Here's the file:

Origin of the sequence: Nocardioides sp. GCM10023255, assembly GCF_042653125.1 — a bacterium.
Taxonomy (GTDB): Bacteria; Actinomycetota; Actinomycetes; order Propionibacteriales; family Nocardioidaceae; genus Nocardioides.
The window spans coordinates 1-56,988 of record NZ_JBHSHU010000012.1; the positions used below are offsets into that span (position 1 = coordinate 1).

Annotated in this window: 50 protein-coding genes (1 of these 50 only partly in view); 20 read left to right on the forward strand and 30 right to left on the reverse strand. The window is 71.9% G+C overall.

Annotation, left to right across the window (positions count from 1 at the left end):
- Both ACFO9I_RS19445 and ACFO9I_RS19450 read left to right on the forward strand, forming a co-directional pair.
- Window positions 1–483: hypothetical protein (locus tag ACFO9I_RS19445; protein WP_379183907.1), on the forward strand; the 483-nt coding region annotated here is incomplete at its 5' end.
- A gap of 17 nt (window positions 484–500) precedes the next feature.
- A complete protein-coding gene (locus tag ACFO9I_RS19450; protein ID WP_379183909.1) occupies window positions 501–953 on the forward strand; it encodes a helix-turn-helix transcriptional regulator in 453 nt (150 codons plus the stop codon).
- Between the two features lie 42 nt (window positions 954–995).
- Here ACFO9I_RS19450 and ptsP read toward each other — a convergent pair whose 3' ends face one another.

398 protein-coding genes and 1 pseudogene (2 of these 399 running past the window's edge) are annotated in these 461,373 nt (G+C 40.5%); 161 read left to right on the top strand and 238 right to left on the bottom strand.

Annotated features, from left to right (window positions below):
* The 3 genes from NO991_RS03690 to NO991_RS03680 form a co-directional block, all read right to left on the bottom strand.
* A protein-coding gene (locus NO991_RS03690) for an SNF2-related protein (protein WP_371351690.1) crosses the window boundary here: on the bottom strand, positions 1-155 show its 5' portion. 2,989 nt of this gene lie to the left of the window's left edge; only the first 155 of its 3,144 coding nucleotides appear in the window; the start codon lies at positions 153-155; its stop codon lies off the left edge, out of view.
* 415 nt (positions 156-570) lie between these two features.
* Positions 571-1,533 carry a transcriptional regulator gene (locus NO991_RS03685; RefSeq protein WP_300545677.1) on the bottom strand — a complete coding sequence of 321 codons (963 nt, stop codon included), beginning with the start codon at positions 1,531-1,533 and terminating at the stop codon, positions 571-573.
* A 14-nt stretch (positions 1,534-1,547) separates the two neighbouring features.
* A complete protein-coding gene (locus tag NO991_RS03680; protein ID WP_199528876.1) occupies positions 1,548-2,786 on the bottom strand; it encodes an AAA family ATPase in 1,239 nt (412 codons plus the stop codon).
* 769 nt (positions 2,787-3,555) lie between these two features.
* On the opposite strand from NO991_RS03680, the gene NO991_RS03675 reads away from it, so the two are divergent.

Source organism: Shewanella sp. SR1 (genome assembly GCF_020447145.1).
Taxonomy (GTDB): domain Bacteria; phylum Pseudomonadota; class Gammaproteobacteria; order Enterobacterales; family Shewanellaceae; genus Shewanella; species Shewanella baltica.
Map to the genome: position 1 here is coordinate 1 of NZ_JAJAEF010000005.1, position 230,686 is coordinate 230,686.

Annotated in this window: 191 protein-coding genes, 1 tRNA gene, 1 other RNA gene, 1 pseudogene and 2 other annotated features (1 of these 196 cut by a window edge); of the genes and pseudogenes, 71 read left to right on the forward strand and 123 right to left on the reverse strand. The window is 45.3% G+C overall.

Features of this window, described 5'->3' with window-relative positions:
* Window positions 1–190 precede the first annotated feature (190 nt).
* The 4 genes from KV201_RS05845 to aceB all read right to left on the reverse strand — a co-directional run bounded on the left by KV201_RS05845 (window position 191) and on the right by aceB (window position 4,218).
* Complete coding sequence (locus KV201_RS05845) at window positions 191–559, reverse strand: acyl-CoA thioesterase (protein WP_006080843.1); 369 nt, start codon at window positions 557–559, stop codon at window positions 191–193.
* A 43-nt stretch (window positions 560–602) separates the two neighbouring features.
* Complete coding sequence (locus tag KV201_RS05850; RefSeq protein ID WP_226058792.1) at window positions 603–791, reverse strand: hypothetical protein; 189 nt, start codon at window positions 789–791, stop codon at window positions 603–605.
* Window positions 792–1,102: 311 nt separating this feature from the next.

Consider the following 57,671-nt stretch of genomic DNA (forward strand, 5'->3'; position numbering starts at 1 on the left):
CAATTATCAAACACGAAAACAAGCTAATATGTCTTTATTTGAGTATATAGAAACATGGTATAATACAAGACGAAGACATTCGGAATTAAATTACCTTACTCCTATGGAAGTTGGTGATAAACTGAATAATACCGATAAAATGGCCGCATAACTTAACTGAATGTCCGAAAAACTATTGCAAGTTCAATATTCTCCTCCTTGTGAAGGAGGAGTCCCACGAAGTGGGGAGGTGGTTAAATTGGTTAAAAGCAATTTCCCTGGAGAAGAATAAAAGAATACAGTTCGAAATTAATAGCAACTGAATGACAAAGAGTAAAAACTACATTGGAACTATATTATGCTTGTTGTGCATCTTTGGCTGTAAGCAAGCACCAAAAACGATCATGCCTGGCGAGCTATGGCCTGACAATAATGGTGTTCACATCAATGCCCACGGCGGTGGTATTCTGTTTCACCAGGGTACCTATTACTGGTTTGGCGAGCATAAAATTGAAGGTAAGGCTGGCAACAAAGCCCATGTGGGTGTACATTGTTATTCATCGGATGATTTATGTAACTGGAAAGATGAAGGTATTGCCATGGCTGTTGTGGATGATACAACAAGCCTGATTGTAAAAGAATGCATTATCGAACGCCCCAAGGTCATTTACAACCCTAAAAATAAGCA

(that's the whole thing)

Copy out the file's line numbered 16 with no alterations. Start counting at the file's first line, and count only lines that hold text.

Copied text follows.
* 415 nt (positions 156-570) lie between these two features.